Word count: 304 Reading time: 2 mins
Some books aren’t meant to depict reality. Yet the characters that populate fantasy, sci fi or futuristic worlds are often compelling to the point where everyday dramas pale in comparison.
In Cory Doctorow’s book Little Brother Marcus Yarrow is swept up in a Department of Homeland Security dragnet and taken to Treasure Island for interrogation. When teenaged Marcus is released from prison he discovers that in a mania of paranoia and electronic surveillance every citizen is now a terrorism suspect. His dangerous response to this threat propels the reader on a heart-racing chase through the streets of San Francisco. At every point of the way the characters are three-dimensional and completely persuasive.
I burned through book two (Catching Fire) of the Hunger Games trilogy in three days. What a buzz! Reading it was like white water rafting, one breathless turn after another. Suzanne Collins’s alternate world feels allegorical even if it wasn’t intended that way. The Capitol of Panem has ruthlessly destroyed the middle class and now uses its hapless citizens as fodder to be violently murdered for mass entertainment. Is there a parallel universe where capital markets destroy jobs, ruin futures, and threaten to further erode the shrinking middle class? Both worlds – Panem and ours – have ruling classes that show little mercy to those unlucky enough not to shelter behind their golden gates.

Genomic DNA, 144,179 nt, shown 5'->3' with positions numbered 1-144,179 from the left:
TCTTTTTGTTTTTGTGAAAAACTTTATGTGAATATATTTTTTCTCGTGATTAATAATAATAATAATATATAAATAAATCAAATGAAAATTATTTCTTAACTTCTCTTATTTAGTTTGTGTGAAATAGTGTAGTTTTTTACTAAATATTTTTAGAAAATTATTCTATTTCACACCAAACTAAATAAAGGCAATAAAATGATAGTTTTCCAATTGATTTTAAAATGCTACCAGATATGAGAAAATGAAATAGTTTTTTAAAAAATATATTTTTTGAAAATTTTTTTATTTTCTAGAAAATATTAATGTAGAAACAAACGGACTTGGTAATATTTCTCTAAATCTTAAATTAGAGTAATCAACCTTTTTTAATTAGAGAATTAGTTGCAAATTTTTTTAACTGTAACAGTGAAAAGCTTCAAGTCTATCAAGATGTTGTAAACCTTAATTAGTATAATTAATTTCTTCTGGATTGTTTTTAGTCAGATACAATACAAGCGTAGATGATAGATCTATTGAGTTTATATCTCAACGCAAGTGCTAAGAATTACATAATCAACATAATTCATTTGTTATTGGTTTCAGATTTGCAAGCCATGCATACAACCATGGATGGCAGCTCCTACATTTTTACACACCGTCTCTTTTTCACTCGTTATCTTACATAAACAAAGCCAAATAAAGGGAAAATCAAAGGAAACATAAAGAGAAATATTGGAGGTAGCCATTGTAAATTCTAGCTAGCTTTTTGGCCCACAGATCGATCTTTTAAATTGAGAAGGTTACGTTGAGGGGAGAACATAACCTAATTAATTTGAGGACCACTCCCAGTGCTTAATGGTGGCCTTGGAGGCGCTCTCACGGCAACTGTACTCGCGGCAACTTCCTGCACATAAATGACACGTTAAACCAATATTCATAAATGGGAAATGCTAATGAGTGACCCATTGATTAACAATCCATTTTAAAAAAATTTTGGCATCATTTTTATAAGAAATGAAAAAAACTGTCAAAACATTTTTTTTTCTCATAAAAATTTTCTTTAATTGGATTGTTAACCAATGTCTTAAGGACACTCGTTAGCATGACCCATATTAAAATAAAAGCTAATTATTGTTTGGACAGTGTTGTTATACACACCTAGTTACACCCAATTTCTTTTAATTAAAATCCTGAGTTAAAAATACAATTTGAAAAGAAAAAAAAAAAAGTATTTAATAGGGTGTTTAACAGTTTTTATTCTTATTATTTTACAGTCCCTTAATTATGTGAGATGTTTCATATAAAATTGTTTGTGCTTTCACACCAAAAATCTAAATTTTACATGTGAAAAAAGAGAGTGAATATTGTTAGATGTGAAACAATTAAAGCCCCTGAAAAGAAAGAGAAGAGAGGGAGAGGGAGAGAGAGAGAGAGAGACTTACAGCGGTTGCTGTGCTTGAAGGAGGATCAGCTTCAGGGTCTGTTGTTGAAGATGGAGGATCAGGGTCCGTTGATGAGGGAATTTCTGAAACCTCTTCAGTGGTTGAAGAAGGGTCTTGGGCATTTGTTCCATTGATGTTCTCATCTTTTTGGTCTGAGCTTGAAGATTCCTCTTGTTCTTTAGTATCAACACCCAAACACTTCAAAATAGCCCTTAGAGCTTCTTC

The next book in my stack is Tender Morsels by Australian writer Margo Lanagan. I have her collection of short stores Black Juice and I know the different worlds she creates and the riveting characters she delivers. Tender Morsels is a YA fantasy. I will start reading it tonight. It’s likely to give me nightmares though, because she is that convincing.
What books have haunted you? What images linger years after you've closed the covers?